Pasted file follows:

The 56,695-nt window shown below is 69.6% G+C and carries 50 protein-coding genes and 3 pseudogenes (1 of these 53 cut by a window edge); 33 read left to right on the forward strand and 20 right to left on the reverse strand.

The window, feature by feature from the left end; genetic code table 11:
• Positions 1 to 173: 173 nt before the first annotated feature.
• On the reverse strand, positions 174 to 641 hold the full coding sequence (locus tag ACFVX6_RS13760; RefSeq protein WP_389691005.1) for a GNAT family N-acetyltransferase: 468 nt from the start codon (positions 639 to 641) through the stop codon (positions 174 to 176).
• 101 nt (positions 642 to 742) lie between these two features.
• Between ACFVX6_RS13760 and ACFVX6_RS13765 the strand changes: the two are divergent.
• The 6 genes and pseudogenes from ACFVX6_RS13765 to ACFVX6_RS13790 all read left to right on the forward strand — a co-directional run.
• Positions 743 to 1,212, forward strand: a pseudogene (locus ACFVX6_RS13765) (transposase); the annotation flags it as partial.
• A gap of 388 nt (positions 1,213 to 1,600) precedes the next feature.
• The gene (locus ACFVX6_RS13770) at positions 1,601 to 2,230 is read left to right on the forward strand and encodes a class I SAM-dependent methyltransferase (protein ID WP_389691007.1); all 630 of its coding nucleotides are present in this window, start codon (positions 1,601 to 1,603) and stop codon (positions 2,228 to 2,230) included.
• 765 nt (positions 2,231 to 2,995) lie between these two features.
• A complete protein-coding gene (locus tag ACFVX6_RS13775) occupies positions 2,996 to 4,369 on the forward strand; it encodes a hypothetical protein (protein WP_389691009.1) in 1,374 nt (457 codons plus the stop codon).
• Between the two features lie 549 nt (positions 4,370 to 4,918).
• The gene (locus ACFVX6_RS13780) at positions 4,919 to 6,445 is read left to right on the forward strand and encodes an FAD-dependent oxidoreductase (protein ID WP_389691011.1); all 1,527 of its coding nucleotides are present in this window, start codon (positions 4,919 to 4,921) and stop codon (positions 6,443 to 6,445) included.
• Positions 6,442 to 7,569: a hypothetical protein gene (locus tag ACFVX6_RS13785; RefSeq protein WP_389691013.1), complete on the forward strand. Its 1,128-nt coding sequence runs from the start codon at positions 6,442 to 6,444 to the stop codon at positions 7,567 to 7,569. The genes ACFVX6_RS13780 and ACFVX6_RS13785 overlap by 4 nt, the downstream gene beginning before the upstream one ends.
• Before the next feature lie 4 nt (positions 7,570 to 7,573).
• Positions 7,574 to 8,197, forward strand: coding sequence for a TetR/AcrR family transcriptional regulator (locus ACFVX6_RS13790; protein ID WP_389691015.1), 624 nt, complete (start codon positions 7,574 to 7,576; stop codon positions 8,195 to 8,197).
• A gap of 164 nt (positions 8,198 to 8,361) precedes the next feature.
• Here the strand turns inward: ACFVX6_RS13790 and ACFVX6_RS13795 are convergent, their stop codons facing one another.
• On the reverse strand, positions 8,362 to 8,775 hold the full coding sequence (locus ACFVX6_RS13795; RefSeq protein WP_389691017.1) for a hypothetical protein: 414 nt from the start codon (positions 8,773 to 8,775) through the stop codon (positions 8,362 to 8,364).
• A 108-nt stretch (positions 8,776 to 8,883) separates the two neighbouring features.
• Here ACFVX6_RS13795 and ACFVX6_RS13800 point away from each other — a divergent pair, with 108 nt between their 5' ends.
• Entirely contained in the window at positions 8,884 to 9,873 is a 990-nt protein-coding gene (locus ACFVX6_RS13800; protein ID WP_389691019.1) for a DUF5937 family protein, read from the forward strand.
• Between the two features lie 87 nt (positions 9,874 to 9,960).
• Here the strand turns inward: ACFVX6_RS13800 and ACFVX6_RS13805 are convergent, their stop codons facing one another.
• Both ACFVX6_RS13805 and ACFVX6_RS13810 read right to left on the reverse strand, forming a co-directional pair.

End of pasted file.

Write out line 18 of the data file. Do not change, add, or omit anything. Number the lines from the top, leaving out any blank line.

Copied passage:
• A gap of 164 nt (positions 8,198 to 8,361) precedes the next feature.